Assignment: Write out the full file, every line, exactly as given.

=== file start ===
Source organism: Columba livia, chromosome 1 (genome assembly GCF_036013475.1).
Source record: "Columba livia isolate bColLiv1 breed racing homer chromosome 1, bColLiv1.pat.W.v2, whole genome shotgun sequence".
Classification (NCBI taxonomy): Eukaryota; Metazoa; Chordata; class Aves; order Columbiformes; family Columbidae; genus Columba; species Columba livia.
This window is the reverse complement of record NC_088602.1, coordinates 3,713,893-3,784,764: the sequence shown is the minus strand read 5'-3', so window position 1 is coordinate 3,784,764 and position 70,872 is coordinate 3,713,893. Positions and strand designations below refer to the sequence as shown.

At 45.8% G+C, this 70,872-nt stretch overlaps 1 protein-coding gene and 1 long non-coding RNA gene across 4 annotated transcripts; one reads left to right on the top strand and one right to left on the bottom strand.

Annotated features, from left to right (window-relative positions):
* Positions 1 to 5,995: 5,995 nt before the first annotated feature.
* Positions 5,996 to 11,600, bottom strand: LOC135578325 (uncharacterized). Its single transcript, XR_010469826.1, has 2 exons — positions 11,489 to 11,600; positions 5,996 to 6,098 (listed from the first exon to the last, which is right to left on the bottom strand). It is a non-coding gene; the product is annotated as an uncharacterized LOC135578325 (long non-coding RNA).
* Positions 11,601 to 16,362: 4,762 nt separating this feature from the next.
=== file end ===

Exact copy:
Source organism: Columba livia, chromosome 1 (genome assembly GCF_036013475.1).
Source record: "Columba livia isolate bColLiv1 breed racing homer chromosome 1, bColLiv1.pat.W.v2, whole genome shotgun sequence".
Classification (NCBI taxonomy): Eukaryota; Metazoa; Chordata; class Aves; order Columbiformes; family Columbidae; genus Columba; species Columba livia.
This window is the reverse complement of record NC_088602.1, coordinates 3,713,893-3,784,764: the sequence shown is the minus strand read 5'-3', so window position 1 is coordinate 3,784,764 and position 70,872 is coordinate 3,713,893. Positions and strand designations below refer to the sequence as shown.

At 45.8% G+C, this 70,872-nt stretch overlaps 1 protein-coding gene and 1 long non-coding RNA gene across 4 annotated transcripts; one reads left to right on the top strand and one right to left on the bottom strand.

Annotated features, from left to right (window-relative positions):
* Positions 1 to 5,995: 5,995 nt before the first annotated feature.
* Positions 5,996 to 11,600, bottom strand: LOC135578325 (uncharacterized). Its single transcript, XR_010469826.1, has 2 exons — positions 11,489 to 11,600; positions 5,996 to 6,098 (listed from the first exon to the last, which is right to left on the bottom strand). It is a non-coding gene; the product is annotated as an uncharacterized LOC135578325 (long non-coding RNA).
* Positions 11,601 to 16,362: 4,762 nt separating this feature from the next.